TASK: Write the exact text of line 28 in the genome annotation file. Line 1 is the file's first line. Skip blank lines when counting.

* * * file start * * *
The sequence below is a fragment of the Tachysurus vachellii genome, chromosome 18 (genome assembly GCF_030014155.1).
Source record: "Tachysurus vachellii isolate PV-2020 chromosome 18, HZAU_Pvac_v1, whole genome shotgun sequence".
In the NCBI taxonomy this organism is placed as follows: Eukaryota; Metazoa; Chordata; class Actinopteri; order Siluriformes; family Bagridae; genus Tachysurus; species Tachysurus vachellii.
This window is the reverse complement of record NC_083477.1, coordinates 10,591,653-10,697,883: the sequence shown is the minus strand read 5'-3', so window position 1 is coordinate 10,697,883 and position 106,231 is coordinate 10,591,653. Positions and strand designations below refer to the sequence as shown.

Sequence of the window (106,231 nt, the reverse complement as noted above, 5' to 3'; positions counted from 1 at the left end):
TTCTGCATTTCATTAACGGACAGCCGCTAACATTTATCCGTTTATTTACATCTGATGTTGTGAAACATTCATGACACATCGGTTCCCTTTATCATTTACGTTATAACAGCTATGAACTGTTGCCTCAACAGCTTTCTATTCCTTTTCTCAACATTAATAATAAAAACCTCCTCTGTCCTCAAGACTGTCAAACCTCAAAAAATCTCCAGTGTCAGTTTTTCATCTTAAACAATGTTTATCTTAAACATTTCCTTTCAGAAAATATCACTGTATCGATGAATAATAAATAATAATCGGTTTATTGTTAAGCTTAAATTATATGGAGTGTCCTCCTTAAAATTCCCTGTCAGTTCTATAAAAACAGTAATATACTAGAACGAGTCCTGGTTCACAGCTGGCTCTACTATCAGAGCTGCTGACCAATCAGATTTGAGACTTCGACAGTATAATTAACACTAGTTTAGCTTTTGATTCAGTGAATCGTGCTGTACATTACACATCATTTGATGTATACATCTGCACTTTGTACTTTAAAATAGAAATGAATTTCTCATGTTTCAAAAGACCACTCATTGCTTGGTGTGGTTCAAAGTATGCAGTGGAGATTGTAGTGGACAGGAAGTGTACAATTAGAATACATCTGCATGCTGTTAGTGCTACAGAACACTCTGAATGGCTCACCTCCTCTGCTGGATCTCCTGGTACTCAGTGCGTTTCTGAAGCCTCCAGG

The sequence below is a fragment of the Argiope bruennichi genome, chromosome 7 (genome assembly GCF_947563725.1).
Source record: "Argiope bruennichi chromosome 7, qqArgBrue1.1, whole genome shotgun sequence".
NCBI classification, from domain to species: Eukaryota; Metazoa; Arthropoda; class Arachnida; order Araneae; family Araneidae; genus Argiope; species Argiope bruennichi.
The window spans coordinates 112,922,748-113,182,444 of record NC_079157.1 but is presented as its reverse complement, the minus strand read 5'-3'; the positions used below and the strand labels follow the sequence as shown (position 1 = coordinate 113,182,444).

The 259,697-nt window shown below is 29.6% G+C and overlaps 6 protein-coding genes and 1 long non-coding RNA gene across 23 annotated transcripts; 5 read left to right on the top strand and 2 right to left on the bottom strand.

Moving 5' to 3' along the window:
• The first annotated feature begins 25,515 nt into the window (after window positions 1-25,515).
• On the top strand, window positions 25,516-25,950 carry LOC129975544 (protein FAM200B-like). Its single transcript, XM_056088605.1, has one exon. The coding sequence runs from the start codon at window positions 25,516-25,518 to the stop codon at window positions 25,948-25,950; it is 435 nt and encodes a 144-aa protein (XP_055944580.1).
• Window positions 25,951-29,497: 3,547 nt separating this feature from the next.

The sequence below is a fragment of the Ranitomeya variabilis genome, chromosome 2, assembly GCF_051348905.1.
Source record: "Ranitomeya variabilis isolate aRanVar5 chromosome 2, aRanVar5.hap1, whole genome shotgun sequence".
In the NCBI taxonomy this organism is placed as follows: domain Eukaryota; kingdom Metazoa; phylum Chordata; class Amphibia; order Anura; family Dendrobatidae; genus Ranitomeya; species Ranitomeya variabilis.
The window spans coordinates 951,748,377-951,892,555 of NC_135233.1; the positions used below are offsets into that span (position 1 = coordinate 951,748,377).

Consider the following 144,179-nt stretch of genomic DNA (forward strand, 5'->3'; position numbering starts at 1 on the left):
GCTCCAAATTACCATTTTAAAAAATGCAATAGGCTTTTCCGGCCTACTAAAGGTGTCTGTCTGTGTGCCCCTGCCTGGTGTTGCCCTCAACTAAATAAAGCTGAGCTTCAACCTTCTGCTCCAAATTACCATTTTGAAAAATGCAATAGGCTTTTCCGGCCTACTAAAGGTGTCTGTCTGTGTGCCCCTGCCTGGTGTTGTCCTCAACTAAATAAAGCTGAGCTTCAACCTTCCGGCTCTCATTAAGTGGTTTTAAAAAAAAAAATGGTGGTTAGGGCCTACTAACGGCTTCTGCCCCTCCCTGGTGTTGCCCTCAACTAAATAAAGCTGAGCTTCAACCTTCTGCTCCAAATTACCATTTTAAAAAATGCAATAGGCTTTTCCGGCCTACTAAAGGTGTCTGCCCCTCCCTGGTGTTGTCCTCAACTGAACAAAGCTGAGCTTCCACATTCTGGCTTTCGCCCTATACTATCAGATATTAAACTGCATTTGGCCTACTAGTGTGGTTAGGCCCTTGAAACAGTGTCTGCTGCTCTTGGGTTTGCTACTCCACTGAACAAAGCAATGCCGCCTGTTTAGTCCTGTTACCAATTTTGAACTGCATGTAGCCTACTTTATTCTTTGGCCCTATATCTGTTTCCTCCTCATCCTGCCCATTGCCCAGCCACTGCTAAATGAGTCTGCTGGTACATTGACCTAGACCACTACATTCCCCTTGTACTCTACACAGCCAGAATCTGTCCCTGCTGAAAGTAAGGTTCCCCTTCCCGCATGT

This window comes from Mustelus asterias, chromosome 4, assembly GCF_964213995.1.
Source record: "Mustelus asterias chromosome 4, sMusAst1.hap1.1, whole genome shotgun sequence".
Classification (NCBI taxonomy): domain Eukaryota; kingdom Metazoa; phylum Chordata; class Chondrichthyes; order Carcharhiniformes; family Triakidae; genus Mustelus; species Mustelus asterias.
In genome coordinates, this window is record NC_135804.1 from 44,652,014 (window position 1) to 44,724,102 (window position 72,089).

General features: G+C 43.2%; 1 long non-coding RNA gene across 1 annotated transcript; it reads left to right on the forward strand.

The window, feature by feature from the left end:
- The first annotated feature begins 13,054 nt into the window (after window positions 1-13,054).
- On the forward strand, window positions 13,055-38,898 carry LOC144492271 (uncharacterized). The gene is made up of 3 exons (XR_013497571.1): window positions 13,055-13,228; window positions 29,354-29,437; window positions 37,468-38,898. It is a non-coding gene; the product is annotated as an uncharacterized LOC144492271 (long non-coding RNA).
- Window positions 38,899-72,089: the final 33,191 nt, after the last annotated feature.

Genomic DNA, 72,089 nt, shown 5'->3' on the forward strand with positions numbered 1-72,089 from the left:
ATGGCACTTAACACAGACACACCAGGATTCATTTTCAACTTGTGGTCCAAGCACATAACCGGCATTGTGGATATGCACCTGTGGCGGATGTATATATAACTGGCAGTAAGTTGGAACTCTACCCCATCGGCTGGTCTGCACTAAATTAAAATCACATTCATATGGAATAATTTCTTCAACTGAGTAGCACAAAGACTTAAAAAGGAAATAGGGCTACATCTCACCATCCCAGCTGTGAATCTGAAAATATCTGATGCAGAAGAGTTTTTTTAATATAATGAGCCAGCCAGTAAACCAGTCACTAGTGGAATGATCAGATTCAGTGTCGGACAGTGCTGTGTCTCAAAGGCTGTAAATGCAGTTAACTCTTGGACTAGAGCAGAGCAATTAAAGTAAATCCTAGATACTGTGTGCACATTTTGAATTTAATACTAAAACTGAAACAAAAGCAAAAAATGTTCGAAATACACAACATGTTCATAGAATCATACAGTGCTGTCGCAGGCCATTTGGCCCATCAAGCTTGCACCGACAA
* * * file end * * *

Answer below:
- The first annotated feature begins 13,054 nt into the window (after window positions 1-13,054).